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The Garden, The Cross and The Empty Tomb

8 April 2020

It’s Easter! The time when we remember the sufferings of our Lord Jesus Christ.

Today the world is in terrible pain. Many of the people infected by coronavirus have felt so afraid and alone. As many died, they could not have their loved ones around them. Along with the pandemic of disease, there is loneliness and fear. We feel weak and helpless in the face of this crisis, which in its aftermath will continue to wreak havoc on people’s lives.

Because of all this, maybe this year we can enter into what happened at Easter even more fully. Let’s go together to the Garden of Gethsemane, the Hill of Calvary and then to rejoice at the Empty Tomb.

Garden of Gethsemane

After the Last Supper, they walked in the garden. I have been in the place they believe to be Gethsemane where the olive trees are 2000 years old.

Jesus first separated from the 8 (Judas had left to see the High Priest) and then isolated Himself from the 3 – Peter, James and John. He told them to watch and pray and then went on about 100ft – ‘a stone’s throw’ Luke says.

Why did He do that? Well, Hebrews 5; 7 says, ‘In the days of his flesh Jesus offered up prayers and supplications with loud cries and tears to Him who was able to save him from death.’ Bible commentators believe this is the event the writer is referring to, so Jesus distanced himself so as not to cause alarm to Peter, James and John by the sounds He made.


Matthew 26; 38 says, ‘My soul is very sorrowful, even to death.”

‘If it be possible, let this cup pass from me – nevertheless, not as I will but as You will.’ Matthew 36; 39


How did the angel strengthen Him? a) worship b) confirmation from the Father. Luke 22; 43: There appeared to him an angel, strengthening him.’

1 Peter 1; 12: ‘It is all so wonderful that even the angels are eagerly watching these things happen.’ (NLT) If He needed strengthening, he must have been feeling weak.

Luke 22;43,44: ‘Being in an agony, he prayed more earnestly, and His sweat was like great drops of blood falling to the ground.’

He tasted the curse and the sin-bearing and the shame. But ‘for the joy that was set before him endured the cross, despising the  shame’ Hebrews 12; 1-3.

Maybe the angel reminded Jesus of ‘the joy set before him.

On the cross

‘He was despised and rejected — a man of sorrows, acquainted with deepest grief.

It was our weaknesses he carried; it was our sorrows that weighed him down.

He was pierced for our rebellion, crushed for our sins, beaten so we could be whole, whipped so we could be healed. All of us, like sheep, have strayed away. Yet the Lord laid on him the sins of us all.

It was the Lord’s good plan to crush him and cause him grief.’

These words from Isaiah 53 were written about 700 years before Jesus was born! He must have known it word for word and surely understood He was the fulfilment of Isaiah’s prophecy.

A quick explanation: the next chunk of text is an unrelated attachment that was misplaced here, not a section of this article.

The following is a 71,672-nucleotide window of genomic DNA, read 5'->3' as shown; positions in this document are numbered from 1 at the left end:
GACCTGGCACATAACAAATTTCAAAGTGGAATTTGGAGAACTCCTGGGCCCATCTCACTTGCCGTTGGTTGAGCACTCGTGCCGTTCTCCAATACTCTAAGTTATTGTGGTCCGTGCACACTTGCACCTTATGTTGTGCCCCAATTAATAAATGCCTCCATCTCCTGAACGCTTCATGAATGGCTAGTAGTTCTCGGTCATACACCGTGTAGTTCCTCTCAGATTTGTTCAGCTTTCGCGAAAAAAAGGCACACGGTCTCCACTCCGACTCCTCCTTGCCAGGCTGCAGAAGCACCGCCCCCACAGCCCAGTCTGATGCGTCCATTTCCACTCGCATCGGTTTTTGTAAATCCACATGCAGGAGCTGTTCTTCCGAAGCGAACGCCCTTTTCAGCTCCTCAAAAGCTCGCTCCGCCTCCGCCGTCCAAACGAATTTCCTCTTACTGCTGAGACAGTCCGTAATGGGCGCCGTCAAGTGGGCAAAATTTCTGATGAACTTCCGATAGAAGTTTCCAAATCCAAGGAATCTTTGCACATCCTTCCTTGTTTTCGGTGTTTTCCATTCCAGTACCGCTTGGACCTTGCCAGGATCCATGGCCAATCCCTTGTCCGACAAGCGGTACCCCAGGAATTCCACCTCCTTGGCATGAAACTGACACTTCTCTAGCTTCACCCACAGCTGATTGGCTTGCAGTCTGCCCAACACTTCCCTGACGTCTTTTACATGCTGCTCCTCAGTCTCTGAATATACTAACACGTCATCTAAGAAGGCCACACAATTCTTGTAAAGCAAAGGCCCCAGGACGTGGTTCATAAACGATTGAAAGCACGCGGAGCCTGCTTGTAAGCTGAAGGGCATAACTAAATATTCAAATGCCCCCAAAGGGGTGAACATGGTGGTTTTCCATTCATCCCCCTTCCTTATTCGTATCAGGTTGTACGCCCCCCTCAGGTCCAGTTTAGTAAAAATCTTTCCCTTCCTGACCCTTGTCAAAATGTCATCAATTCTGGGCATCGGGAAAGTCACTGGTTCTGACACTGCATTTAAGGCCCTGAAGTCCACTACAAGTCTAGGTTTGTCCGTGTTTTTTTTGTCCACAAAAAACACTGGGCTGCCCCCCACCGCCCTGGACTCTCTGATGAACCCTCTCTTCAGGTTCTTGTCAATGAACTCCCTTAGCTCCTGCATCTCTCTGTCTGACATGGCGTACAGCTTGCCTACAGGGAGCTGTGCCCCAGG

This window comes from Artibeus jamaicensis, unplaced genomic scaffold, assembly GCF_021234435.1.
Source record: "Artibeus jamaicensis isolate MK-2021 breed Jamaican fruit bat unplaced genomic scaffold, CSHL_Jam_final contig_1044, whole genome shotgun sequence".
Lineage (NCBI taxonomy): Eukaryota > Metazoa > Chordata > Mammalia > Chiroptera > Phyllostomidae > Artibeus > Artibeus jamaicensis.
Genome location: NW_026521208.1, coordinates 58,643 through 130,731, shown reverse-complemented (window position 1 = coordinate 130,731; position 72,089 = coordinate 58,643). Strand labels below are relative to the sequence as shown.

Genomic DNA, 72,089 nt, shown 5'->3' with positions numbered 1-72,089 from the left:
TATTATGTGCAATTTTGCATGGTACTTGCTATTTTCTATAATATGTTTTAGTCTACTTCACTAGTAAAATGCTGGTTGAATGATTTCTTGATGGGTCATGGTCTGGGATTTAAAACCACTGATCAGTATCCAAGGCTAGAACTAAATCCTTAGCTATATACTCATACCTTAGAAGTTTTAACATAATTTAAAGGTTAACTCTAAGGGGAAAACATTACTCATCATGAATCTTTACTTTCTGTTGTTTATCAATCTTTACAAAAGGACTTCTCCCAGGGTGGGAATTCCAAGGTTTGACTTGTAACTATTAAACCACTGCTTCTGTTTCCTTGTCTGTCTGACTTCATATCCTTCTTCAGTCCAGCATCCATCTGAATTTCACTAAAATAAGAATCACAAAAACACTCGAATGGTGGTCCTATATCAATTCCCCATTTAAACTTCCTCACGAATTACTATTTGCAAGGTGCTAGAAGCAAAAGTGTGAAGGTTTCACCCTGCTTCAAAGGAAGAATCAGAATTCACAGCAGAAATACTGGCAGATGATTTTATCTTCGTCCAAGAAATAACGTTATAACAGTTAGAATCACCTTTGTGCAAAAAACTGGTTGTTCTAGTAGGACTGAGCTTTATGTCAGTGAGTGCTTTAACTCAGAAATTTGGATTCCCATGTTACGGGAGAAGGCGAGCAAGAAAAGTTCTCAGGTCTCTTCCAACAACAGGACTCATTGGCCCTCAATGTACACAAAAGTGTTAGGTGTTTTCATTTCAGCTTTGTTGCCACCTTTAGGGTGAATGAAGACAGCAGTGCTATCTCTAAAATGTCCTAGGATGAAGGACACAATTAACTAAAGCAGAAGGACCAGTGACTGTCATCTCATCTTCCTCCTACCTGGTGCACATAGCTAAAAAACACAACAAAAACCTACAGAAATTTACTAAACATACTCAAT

The physical and emotional pain of being wounded, despised, rejected and abandoned by His friends was terrible. But that could not compare with the horror of becoming sin bearer for the whole world. Christ didn’t carry our sins like a heavy burden on His back; He took them into Himself. So, when God looked at His Son on the cross, He literally saw our sin and Jesus experienced the full weight of God’s wrath that was meant for us. Shockingly 2 Corinthians 5:21 says God 'made him who had no sin to be sin for us, so that in him we might become the righteousness of God.'

Of Jesus’ seven sayings from the cross perhaps the most heartrending is: ‘My God, my God, why have You forsaken me?’ These His final words spoken out into the darkness that now covered the earth. They’re from Psalm 22, which like Isaiah 53, is an incredible foretelling and accurate description of Jesus’ death.

But both these passages hold up such hope!

At the empty tomb

Imagine how Satan celebrated as Jesus’ dead body lay cold and still in a borrowed tomb. Evil had won! There was no longer any hope for the sinful human race; they were lost to eternal death. But, as the sun rose on the third day, God’s almighty power raised Christ from death, and not all the demons of Hell could hold Him down! The verdict was reversed. The devil was conquered. Salvation was won for the whole world.

1 Peter 1; 12 says, ‘It is all so wonderful that even the angels are eagerly watching these things happen.’

It’s great that Easter comes in the spring. Winter’s over. Hope’s rising up. From dead-looking trees beautiful blossoms and tender leaves burst forth. Fresh life sprouts from the ground – all kinds of flowers and other plants. New birth is happening all around us.

And so too in our spiritual lives. This is a precious time for new life in our hearts. God’s loving arms are open wide to receive us with mercy and grace, and because of all that happened - in the Garden, on the Cross and on Resurrection Morning we’ve been saved, forgiven and set free!

Christianity is the only faith in the history of the world whose founder is still alive. He died and rose again! And the Church is the only society that never loses a member through death!

Blessed be the God and Father of our Lord Jesus Christ! According to his great mercy, he has caused us to be born again to a living hope through the resurrection of Jesus Christ from the dead, to an inheritance that is imperishable, undefiled, and unfading, kept in heaven for us!’

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